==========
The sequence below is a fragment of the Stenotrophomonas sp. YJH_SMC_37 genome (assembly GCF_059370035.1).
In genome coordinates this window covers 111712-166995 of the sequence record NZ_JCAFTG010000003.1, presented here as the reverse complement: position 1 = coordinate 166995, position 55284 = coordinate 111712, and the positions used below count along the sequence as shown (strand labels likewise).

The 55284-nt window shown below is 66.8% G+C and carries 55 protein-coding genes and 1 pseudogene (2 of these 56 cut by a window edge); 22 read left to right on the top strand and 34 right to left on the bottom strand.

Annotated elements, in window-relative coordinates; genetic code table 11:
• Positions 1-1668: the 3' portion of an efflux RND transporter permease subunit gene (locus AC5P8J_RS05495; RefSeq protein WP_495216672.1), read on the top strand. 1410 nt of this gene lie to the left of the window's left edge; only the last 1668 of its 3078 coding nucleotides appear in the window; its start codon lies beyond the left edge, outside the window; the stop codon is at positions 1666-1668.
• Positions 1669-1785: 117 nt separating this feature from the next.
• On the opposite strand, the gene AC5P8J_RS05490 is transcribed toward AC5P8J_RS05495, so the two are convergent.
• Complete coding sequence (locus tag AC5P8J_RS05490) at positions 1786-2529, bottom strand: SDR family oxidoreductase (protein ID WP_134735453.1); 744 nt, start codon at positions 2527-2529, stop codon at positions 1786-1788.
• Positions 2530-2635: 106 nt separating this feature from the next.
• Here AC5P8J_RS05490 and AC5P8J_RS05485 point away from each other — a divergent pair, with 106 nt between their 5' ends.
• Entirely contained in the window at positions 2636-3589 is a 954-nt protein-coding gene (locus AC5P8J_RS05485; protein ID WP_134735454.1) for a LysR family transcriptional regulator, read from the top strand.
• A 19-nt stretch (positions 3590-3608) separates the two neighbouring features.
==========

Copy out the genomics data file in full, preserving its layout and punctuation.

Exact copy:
The sequence below is a fragment of the Stenotrophomonas sp. YJH_SMC_37 genome (assembly GCF_059370035.1).
In genome coordinates this window covers 111712-166995 of the sequence record NZ_JCAFTG010000003.1, presented here as the reverse complement: position 1 = coordinate 166995, position 55284 = coordinate 111712, and the positions used below count along the sequence as shown (strand labels likewise).

The 55284-nt window shown below is 66.8% G+C and carries 55 protein-coding genes and 1 pseudogene (2 of these 56 cut by a window edge); 22 read left to right on the top strand and 34 right to left on the bottom strand.

Annotated elements, in window-relative coordinates; genetic code table 11:
• Positions 1-1668: the 3' portion of an efflux RND transporter permease subunit gene (locus AC5P8J_RS05495; RefSeq protein WP_495216672.1), read on the top strand. 1410 nt of this gene lie to the left of the window's left edge; only the last 1668 of its 3078 coding nucleotides appear in the window; its start codon lies beyond the left edge, outside the window; the stop codon is at positions 1666-1668.
• Positions 1669-1785: 117 nt separating this feature from the next.
• On the opposite strand, the gene AC5P8J_RS05490 is transcribed toward AC5P8J_RS05495, so the two are convergent.
• Complete coding sequence (locus tag AC5P8J_RS05490) at positions 1786-2529, bottom strand: SDR family oxidoreductase (protein ID WP_134735453.1); 744 nt, start codon at positions 2527-2529, stop codon at positions 1786-1788.
• Positions 2530-2635: 106 nt separating this feature from the next.
• Here AC5P8J_RS05490 and AC5P8J_RS05485 point away from each other — a divergent pair, with 106 nt between their 5' ends.
• Entirely contained in the window at positions 2636-3589 is a 954-nt protein-coding gene (locus AC5P8J_RS05485; protein ID WP_134735454.1) for a LysR family transcriptional regulator, read from the top strand.
• A 19-nt stretch (positions 3590-3608) separates the two neighbouring features.